Of crucial importance in understanding Stalin’s decision to support the North Korean attack was his awareness of the strength of indigenous nationalist grievances: a conflict on the peninsula was likely to break out soon and unification by means other than an outright attack was not succeeding –the South Korean regime had, by December 1949, managed to subdue Communist guerrillas. As Khrushchev puts it in his memoires, Stalin had his doubts and was worried that the Americans would jump into the conflict but Kim’s firm belief that a conflict could be won swiftly nudged the Soviet leader into believing that a unified Korea as a fait accompli would avoid American intervention. It is possible to hypothesize that Stalin did not so much want a conflict in Korea, but that, taking its occurrence as probable, he preferred for it to occur when it did and for Korea to be unified under the aegis of a friendly regime. This propensity was increased by Stalin’s constant fear of a resurgent Japan using South Korea as a beachhead for an attack on the USSR, a fear in turn aggravated by the concurrent loss of Port Arthur and of other Soviet privileges in Manchuria. Stalin’s propensity to support Kim was not, however, fundamentally motivated by insecurity: the year 1949, marked by successful Soviet nuclear experiments and the epochal Communist victory in China, boosted the Soviet leader’s confidence and this also played a role in his change of mind.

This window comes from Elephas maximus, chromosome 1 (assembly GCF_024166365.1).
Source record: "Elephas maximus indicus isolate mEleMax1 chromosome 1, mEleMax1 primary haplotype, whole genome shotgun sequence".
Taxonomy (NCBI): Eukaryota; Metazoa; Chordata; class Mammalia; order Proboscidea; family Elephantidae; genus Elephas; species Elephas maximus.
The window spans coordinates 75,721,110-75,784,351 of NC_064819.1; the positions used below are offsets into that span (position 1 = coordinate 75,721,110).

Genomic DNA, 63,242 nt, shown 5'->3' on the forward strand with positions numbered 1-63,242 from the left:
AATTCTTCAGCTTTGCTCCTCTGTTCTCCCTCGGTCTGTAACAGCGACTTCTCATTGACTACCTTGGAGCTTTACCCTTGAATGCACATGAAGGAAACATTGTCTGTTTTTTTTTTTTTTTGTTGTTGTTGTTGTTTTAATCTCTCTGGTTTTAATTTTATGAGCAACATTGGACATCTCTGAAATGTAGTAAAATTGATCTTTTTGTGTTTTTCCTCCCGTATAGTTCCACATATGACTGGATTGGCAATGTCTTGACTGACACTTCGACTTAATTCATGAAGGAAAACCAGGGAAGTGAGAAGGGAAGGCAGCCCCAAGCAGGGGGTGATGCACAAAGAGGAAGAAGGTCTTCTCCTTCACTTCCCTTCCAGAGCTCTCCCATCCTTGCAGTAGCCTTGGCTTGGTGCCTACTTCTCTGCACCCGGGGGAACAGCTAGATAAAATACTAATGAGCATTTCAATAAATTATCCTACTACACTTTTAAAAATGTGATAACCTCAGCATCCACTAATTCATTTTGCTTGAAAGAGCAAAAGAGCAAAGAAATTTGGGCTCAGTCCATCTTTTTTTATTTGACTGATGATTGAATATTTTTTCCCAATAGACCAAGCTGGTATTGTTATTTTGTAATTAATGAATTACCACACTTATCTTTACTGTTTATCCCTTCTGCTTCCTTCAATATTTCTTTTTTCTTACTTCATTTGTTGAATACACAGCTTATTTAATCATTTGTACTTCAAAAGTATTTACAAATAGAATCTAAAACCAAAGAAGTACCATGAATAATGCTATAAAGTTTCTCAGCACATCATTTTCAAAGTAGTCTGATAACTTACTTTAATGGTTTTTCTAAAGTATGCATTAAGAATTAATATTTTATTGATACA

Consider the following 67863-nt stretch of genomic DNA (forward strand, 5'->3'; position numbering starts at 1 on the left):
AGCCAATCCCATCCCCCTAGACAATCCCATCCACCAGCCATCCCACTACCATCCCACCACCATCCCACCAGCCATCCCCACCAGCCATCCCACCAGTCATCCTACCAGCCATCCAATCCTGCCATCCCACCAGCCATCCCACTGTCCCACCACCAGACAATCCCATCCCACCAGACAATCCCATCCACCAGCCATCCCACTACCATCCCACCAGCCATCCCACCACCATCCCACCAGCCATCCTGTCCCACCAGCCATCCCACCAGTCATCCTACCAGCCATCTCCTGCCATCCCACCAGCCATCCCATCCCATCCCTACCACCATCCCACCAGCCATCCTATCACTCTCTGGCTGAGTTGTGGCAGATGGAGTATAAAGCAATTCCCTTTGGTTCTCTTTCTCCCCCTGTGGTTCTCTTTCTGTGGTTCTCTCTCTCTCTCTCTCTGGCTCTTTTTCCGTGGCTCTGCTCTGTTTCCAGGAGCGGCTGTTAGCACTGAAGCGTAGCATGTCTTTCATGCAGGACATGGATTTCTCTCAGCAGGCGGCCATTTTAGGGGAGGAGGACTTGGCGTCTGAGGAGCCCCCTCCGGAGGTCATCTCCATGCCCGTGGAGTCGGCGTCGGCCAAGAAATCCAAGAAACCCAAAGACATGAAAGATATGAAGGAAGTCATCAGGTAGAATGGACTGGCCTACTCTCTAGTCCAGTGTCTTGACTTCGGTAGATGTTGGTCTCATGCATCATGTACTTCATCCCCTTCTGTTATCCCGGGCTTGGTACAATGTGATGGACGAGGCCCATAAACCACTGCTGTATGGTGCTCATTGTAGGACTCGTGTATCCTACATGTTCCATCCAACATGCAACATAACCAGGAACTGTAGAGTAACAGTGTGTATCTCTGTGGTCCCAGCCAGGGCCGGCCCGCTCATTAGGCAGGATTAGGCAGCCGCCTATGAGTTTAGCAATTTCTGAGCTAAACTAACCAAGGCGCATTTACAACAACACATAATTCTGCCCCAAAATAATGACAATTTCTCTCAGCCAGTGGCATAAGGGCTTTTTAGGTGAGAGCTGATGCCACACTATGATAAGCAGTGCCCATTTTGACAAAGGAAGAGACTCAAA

It was Kim who badly wanted a conflict and made it clear to Stalin that the time was ripe for an attack on the South. In a 19 January 1950 telegram Kim’s assurance was reported that the ‘people’s army now is significantly stronger than the army of Rhee Syngmann’. The same document reports the North Korean leader putting pressure on Stalin by saying that a Communist victory in Korea would follow the Communist victory in China, and that the Chinese would return the support received from their Korean comrades. This piece of evidence not only corroborates the conclusion that the Chinese revolution had an enormous refractory effect on North Korea but also the idea that the situation in China played a crucial role in shaping Stalin’s strategic calculus.